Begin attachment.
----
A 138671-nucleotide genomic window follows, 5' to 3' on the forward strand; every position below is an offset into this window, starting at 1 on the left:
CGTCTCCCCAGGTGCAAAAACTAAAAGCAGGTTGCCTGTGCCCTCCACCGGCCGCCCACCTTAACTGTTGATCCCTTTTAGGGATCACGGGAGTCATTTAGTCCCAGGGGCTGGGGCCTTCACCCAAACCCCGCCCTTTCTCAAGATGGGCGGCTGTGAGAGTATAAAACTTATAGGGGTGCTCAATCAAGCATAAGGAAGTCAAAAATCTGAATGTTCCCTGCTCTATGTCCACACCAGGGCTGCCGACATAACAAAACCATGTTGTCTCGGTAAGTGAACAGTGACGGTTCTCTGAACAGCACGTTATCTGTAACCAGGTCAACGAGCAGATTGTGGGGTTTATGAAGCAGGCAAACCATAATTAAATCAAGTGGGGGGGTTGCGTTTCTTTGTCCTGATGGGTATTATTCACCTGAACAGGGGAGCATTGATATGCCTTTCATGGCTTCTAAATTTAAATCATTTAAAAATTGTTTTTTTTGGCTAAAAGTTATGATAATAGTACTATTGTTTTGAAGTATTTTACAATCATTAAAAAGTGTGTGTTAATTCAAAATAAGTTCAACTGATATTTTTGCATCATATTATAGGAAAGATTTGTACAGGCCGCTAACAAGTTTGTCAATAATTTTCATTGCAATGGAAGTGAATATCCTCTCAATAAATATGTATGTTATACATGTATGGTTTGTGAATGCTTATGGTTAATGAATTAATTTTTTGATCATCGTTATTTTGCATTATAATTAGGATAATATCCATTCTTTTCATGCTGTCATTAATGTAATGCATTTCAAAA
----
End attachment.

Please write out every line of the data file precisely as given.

A 138671-nucleotide genomic window follows, 5' to 3' on the forward strand; every position below is an offset into this window, starting at 1 on the left:
CGTCTCCCCAGGTGCAAAAACTAAAAGCAGGTTGCCTGTGCCCTCCACCGGCCGCCCACCTTAACTGTTGATCCCTTTTAGGGATCACGGGAGTCATTTAGTCCCAGGGGCTGGGGCCTTCACCCAAACCCCGCCCTTTCTCAAGATGGGCGGCTGTGAGAGTATAAAACTTATAGGGGTGCTCAATCAAGCATAAGGAAGTCAAAAATCTGAATGTTCCCTGCTCTATGTCCACACCAGGGCTGCCGACATAACAAAACCATGTTGTCTCGGTAAGTGAACAGTGACGGTTCTCTGAACAGCACGTTATCTGTAACCAGGTCAACGAGCAGATTGTGGGGTTTATGAAGCAGGCAAACCATAATTAAATCAAGTGGGGGGGTTGCGTTTCTTTGTCCTGATGGGTATTATTCACCTGAACAGGGGAGCATTGATATGCCTTTCATGGCTTCTAAATTTAAATCATTTAAAAATTGTTTTTTTTGGCTAAAAGTTATGATAATAGTACTATTGTTTTGAAGTATTTTACAATCATTAAAAAGTGTGTGTTAATTCAAAATAAGTTCAACTGATATTTTTGCATCATATTATAGGAAAGATTTGTACAGGCCGCTAACAAGTTTGTCAATAATTTTCATTGCAATGGAAGTGAATATCCTCTCAATAAATATGTATGTTATACATGTATGGTTTGTGAATGCTTATGGTTAATGAATTAATTTTTTGATCATCGTTATTTTGCATTATAATTAGGATAATATCCATTCTTTTCATGCTGTCATTAATGTAATGCATTTCAAAA